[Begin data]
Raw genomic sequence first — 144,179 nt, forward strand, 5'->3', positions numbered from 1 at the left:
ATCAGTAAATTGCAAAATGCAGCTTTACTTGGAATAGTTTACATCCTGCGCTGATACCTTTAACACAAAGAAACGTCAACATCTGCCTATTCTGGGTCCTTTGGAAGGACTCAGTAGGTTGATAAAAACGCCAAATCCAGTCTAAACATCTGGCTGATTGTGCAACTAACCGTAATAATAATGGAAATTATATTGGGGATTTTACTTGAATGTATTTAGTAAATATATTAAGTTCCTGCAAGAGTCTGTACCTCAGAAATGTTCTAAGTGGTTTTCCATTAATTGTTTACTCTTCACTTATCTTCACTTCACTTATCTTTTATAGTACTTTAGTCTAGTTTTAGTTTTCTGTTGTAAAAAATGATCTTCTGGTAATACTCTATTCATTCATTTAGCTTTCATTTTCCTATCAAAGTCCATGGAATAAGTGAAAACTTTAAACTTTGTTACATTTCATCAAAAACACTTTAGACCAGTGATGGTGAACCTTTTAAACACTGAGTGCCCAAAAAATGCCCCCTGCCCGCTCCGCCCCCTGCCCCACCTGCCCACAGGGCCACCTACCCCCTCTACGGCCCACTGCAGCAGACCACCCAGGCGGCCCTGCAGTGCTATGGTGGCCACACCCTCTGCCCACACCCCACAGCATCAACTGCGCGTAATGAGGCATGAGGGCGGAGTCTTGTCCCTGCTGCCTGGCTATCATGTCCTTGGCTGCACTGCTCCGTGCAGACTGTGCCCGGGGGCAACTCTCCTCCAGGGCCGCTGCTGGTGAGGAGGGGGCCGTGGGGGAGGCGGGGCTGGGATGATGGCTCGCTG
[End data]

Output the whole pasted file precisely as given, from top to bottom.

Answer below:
Raw genomic sequence first — 144,179 nt, forward strand, 5'->3', positions numbered from 1 at the left:
ATCAGTAAATTGCAAAATGCAGCTTTACTTGGAATAGTTTACATCCTGCGCTGATACCTTTAACACAAAGAAACGTCAACATCTGCCTATTCTGGGTCCTTTGGAAGGACTCAGTAGGTTGATAAAAACGCCAAATCCAGTCTAAACATCTGGCTGATTGTGCAACTAACCGTAATAATAATGGAAATTATATTGGGGATTTTACTTGAATGTATTTAGTAAATATATTAAGTTCCTGCAAGAGTCTGTACCTCAGAAATGTTCTAAGTGGTTTTCCATTAATTGTTTACTCTTCACTTATCTTCACTTCACTTATCTTTTATAGTACTTTAGTCTAGTTTTAGTTTTCTGTTGTAAAAAATGATCTTCTGGTAATACTCTATTCATTCATTTAGCTTTCATTTTCCTATCAAAGTCCATGGAATAAGTGAAAACTTTAAACTTTGTTACATTTCATCAAAAACACTTTAGACCAGTGATGGTGAACCTTTTAAACACTGAGTGCCCAAAAAATGCCCCCTGCCCGCTCCGCCCCCTGCCCCACCTGCCCACAGGGCCACCTACCCCCTCTACGGCCCACTGCAGCAGACCACCCAGGCGGCCCTGCAGTGCTATGGTGGCCACACCCTCTGCCCACACCCCACAGCATCAACTGCGCGTAATGAGGCATGAGGGCGGAGTCTTGTCCCTGCTGCCTGGCTATCATGTCCTTGGCTGCACTGCTCCGTGCAGACTGTGCCCGGGGGCAACTCTCCTCCAGGGCCGCTGCTGGTGAGGAGGGGGCCGTGGGGGAGGCGGGGCTGGGATGATGGCTCGCTG